It is also hard to be persuaded that the proposal to grant Kent, a 51-year old unmarried man who was not involved in the Rising, a State funeral is not a politically inspired propaganda stunt with an eye to getting out the local vote in the general election.
The charges faced by Kent, in a hastily convened drumhead court martial presided over by Major RGA Jeffreys were similar to the charges levied at those executed in Dublin — ‘that he did take part in an armed rebellion for the purpose of assisting the enemy’.
The British PM HH Asquith declared on May 6 May that “death should not be inflicted except on ringleaders and proved murderers”. Asquith took on the vacant role of chief secretary of Ireland on May 11, two days after the execution of Kent, and on a visit to Cork quipped that it should have been made clear that Kent was executed for the murder of a policeman — a remark intended to assuage the Irish Parliamentary Party and galvanise public opinion here and in the US.
But the court martial only heard that ‘shots were fired from Bawnard House in the most deliberate manner’. There was no evidence that Thomas Kent murdered head constable William Rowe and the house was occupied by three Kent brothers and their mother at the time; nor could Thomas Kent be defined as a ‘ringleader’ in the Rising.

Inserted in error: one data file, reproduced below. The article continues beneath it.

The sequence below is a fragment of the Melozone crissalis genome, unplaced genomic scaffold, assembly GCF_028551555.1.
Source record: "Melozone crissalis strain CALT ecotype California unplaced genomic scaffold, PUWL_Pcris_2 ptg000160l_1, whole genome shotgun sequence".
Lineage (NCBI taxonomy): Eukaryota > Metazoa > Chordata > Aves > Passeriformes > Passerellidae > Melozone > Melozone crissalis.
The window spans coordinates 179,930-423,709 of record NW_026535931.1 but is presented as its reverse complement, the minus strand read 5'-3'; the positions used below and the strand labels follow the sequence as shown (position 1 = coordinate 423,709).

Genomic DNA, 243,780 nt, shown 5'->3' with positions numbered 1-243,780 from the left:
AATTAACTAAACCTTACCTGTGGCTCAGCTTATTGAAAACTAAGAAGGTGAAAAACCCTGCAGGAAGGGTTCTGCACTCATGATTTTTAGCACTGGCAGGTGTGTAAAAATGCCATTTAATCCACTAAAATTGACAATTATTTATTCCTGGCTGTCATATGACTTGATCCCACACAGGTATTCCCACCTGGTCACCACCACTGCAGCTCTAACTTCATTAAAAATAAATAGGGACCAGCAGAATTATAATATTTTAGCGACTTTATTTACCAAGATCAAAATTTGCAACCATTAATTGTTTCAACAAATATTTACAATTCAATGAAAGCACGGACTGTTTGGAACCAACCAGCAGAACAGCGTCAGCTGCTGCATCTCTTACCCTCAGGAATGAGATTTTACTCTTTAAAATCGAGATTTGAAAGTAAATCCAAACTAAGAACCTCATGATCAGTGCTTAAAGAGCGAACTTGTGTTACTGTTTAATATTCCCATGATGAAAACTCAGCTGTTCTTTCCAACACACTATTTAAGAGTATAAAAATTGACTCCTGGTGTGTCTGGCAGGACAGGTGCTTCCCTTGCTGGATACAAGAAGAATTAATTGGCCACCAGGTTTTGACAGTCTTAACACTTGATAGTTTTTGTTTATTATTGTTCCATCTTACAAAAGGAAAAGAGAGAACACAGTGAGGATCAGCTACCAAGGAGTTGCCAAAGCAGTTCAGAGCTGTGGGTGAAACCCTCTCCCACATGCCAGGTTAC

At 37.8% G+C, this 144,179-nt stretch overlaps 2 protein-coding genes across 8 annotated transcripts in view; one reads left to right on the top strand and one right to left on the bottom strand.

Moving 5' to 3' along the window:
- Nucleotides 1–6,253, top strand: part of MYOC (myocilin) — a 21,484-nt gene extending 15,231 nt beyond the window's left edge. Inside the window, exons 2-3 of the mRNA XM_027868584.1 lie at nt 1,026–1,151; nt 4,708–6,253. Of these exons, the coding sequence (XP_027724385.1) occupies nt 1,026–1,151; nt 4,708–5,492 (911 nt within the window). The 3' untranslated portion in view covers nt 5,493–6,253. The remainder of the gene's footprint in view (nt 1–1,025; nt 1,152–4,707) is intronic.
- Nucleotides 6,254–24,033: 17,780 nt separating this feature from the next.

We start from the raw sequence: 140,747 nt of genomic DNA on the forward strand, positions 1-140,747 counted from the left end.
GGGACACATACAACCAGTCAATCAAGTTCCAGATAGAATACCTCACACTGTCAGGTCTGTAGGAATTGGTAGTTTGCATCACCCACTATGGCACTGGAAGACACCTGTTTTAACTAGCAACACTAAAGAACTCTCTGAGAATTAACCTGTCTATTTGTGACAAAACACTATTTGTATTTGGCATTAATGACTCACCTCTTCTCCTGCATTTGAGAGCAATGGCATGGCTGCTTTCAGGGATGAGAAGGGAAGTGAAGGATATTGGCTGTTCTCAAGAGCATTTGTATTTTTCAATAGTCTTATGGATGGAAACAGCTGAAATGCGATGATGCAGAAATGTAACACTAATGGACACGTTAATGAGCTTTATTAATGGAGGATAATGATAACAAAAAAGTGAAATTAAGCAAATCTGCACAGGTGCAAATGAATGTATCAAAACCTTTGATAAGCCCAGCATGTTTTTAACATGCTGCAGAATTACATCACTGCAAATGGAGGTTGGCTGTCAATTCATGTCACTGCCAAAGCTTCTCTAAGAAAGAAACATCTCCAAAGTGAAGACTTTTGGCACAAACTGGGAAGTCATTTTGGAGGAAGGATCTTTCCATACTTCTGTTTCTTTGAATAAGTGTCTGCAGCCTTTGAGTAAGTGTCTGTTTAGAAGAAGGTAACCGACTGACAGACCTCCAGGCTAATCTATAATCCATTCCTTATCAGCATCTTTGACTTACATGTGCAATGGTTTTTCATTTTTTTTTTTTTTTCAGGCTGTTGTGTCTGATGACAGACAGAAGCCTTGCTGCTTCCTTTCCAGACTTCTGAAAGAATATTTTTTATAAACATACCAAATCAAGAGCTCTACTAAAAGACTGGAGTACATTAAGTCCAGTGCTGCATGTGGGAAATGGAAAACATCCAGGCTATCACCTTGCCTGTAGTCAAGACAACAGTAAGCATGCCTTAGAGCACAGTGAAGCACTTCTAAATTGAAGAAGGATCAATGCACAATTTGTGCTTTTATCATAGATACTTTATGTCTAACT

Truth needs to triumph in commemoration. If the Government really wish to honour Kent and not merely engage in a self-serving, soft focus, political ritual would they not, in the first instance, obtain official recognition from the British authorities that this so-called trial, without appeal, meant Kent was subjected to a grotesque miscarriage of justice that has neither been challenged or even questioned by the State? What moral force can a State funeral have if it is haunted by a spectre basted in myth, fable and fuzzy folklore in the presence of a posse of foreign diplomats?